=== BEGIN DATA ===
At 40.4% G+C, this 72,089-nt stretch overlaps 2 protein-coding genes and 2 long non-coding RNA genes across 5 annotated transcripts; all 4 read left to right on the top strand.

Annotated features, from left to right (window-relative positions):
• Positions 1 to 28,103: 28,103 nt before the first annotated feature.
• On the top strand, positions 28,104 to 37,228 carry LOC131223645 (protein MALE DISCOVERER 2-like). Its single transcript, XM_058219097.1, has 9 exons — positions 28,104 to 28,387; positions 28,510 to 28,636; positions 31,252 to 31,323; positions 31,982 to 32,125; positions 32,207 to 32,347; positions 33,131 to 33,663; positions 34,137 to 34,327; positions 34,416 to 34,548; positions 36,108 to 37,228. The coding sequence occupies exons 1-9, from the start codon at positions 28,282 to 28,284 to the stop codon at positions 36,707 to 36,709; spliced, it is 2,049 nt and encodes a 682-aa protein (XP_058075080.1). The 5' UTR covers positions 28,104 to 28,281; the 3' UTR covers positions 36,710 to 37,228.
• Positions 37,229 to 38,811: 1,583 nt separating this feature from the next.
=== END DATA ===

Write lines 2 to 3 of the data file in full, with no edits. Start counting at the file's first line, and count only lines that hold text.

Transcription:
Annotated features, from left to right (window-relative positions):
• Positions 1 to 28,103: 28,103 nt before the first annotated feature.